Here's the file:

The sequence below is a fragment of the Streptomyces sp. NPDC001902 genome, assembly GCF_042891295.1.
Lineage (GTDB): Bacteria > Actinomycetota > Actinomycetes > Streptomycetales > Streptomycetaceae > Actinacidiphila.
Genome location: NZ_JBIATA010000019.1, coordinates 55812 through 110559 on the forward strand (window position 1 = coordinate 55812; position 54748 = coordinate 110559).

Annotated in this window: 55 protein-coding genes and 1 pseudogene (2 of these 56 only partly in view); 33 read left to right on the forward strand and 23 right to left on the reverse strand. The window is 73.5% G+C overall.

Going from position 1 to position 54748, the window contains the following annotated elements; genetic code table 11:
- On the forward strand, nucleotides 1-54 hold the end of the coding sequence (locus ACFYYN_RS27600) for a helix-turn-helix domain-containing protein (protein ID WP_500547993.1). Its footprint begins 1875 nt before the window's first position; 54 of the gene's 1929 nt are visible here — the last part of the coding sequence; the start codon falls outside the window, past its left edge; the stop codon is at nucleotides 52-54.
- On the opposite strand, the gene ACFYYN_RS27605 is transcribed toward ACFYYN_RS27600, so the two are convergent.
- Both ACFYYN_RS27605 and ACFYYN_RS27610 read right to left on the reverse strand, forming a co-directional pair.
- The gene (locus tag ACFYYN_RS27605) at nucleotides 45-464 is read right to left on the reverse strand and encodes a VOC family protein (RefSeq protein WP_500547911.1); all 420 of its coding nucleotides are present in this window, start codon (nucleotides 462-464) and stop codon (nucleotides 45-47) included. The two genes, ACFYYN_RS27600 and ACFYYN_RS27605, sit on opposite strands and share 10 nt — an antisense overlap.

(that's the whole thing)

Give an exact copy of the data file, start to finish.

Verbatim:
The sequence below is a fragment of the Streptomyces sp. NPDC001902 genome, assembly GCF_042891295.1.
Lineage (GTDB): Bacteria > Actinomycetota > Actinomycetes > Streptomycetales > Streptomycetaceae > Actinacidiphila.
Genome location: NZ_JBIATA010000019.1, coordinates 55812 through 110559 on the forward strand (window position 1 = coordinate 55812; position 54748 = coordinate 110559).

Annotated in this window: 55 protein-coding genes and 1 pseudogene (2 of these 56 only partly in view); 33 read left to right on the forward strand and 23 right to left on the reverse strand. The window is 73.5% G+C overall.

Going from position 1 to position 54748, the window contains the following annotated elements; genetic code table 11:
- On the forward strand, nucleotides 1-54 hold the end of the coding sequence (locus ACFYYN_RS27600) for a helix-turn-helix domain-containing protein (protein ID WP_500547993.1). Its footprint begins 1875 nt before the window's first position; 54 of the gene's 1929 nt are visible here — the last part of the coding sequence; the start codon falls outside the window, past its left edge; the stop codon is at nucleotides 52-54.
- On the opposite strand, the gene ACFYYN_RS27605 is transcribed toward ACFYYN_RS27600, so the two are convergent.
- Both ACFYYN_RS27605 and ACFYYN_RS27610 read right to left on the reverse strand, forming a co-directional pair.
- The gene (locus tag ACFYYN_RS27605) at nucleotides 45-464 is read right to left on the reverse strand and encodes a VOC family protein (RefSeq protein WP_500547911.1); all 420 of its coding nucleotides are present in this window, start codon (nucleotides 462-464) and stop codon (nucleotides 45-47) included. The two genes, ACFYYN_RS27600 and ACFYYN_RS27605, sit on opposite strands and share 10 nt — an antisense overlap.